On This Day, Aug. 27, 1990 – Stevie Ray Vaughn Dies in Helicopter Crash

 

1990 – Stevie Ray Vaughn and three members of Eric Clapton’s band were killed in a helicopter crash in Wisconsin.

The helicopter, owned by Omni Flight Helicopters Inc., crashed into a hill shortly after midnight after taking off in dense fog, said Bill Bruce, an investigator with the National Transportation Safety Board.

Mr. Vaughan is perhaps best known for his album, ”Couldn’t Stand the Weather,” released in 1984. In 1985 Mr. Vaughan shared a Grammy Award with other musicians for the Album, ‘‘Blues Explosion,” in the traditional blues category. He also won a Grammy Award this year in the contemporary category, for his album, ”In Step.”

Air crashes have killed several prominent rock performers over the years, including Buddy Holly, Richie Valens, Otis Redding, Jim Croce and Ricky Nelson.


 

1660 – The books of John Milton were burned in London due to his attacks on King Charles II.

1789 – The Declaration of the Rights of Man was adopted by the French National Assembly.

1858 – The first cabled news dispatch was sent and was published by “The New York Sun” newspaper. The story was about the peace demands of England and France being met by China.

1859 – The first oil well was successfully drilled in the U.S. by Colonel Edwin L. Drake near Titusville, PA.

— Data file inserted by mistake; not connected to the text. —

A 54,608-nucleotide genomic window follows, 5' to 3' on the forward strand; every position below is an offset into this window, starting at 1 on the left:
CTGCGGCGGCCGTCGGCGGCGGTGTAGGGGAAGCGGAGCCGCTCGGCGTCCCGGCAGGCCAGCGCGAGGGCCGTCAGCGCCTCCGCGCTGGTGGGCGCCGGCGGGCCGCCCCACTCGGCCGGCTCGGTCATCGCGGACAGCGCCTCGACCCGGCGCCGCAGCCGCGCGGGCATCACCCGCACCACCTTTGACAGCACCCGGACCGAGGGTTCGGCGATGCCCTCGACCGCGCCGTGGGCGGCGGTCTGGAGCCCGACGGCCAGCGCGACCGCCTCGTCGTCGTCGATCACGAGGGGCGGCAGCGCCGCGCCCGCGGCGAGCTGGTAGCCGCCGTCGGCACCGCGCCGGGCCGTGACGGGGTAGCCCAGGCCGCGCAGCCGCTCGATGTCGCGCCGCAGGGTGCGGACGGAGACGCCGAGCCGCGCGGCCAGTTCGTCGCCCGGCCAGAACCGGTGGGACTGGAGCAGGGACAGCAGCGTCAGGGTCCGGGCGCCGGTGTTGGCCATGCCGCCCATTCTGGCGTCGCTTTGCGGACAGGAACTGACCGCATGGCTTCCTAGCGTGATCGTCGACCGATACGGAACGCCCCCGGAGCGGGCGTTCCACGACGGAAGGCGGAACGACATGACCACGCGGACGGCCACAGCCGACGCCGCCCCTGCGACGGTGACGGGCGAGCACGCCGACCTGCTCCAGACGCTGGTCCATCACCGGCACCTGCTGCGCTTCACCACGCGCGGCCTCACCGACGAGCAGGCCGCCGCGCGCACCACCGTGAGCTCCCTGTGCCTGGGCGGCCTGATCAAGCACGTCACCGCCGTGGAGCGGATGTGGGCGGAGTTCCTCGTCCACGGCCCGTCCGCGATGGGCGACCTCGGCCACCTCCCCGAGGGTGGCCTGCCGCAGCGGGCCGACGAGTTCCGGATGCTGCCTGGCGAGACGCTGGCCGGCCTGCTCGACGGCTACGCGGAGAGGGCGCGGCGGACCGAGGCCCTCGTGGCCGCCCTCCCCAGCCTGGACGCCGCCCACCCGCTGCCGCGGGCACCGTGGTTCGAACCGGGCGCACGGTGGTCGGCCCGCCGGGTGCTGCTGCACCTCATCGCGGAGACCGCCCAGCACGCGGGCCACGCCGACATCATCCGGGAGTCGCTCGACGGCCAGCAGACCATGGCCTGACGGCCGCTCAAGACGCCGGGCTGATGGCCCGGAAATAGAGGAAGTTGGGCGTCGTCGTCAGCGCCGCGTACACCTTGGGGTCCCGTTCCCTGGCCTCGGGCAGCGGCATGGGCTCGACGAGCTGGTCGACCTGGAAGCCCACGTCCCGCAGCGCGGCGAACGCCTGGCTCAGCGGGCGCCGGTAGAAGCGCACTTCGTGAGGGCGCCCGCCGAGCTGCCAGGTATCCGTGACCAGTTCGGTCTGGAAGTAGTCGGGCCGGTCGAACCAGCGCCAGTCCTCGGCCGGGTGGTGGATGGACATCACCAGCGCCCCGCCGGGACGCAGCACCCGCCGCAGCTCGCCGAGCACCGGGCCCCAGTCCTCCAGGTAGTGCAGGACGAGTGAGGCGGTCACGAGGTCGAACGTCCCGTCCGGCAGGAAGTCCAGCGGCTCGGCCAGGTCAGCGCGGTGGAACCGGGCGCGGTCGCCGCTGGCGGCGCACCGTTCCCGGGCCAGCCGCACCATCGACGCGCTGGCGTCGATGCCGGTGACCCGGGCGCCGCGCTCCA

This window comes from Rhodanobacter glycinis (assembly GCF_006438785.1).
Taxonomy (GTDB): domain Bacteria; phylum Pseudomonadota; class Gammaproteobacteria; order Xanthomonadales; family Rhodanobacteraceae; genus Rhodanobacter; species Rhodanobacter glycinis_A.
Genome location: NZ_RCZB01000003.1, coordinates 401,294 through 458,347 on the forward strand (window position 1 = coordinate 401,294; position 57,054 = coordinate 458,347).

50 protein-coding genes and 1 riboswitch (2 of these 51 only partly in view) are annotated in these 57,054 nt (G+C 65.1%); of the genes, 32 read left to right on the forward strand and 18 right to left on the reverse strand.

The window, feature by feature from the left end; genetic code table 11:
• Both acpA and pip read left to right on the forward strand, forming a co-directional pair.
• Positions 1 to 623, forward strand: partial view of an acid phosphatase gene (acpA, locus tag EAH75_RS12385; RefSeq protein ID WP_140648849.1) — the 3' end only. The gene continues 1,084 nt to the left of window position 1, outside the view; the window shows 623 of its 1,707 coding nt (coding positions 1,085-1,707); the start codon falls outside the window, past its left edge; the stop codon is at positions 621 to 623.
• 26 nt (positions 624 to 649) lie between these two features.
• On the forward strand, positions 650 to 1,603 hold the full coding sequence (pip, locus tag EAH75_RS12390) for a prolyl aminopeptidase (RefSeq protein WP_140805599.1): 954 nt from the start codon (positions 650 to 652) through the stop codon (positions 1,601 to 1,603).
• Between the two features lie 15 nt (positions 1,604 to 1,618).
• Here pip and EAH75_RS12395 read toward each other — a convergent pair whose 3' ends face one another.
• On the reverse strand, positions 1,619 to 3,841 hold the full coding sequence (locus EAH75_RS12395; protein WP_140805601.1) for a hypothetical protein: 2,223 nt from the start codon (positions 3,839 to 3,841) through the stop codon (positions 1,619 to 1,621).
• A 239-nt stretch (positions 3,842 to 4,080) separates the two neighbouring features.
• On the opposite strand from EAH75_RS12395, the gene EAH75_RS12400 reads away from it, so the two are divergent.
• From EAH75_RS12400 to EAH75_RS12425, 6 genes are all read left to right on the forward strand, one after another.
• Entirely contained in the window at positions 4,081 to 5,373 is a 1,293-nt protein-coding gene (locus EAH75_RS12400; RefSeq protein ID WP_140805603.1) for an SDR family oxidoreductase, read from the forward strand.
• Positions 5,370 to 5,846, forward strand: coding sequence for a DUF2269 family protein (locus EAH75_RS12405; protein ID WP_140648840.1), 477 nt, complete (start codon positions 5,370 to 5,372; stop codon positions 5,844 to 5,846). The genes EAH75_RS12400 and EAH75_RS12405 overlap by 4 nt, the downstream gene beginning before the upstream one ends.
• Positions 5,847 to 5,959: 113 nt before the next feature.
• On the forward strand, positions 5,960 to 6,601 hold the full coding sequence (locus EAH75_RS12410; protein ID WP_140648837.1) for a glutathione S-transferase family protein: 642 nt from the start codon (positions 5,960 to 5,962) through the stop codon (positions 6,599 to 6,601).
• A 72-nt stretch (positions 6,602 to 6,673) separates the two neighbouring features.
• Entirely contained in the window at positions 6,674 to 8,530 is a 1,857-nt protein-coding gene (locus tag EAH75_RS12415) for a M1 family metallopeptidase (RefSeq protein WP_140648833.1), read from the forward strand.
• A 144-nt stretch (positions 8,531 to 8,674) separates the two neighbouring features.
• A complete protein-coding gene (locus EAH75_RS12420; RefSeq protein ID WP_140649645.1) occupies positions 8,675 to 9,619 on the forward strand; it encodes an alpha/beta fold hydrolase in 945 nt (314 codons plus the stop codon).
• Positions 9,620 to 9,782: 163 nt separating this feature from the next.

1889 – Boxer Jack “Nonpareil” Dempsey was defeated for the first time of his career by George LaBlanche.

1894 – The Wilson-Gorman Tariff Act was passed by the U.S. Congress. The provision within for a graduated income tax was later struck down by the U.S. Supreme Court.

1921 – The owner of Acme Packing Company bought a pro football team for Green Bay, WI. J.E. Clair paid tribute to those who worked in his plant by naming the team the Green Bay Packers. (NFL)

1938 – Robert Frost, in a fit of jealousy, set fire to some papers to disrupt a poetry recital by another poet, Archibald MacLeish.

1939 – Nazi Germany demanded the Polish corridor and Danzig.

1945 – American troops landed in Japan after the surrender of the Japanese government at the end of World War II.

1962Mariner 2 was launched by the United States. In December of the same year the spacecraft flew past Venus. It was the first space probe to reach the vicinity of another planet.

1965 – Bob Dylan’s second electric album, “Highway 61 Revisited,” was released.

1972 – North Vietnam’s major port at Haiphong saw the first bombings from U.S. warplanes.

1984 – President Ronald Reagan announced that the first citizen to go into space would be a teacher. The teacher that was eventually chosen was Christa McAuliffe. She died in the Challenger disaster on January 28, 1986.

1991 – The Soviet republic of Moldavia declared its independence.

1996California Governor Pete Wilson signed an order that would halt state benefits to illegal immigrants.

1999 – The final crew of the Russian space station Mir departed the station to return to Earth. Russia was forced to abandon Mir for financial reasons.

Source: On-This-Day.com, nytimes.com

 

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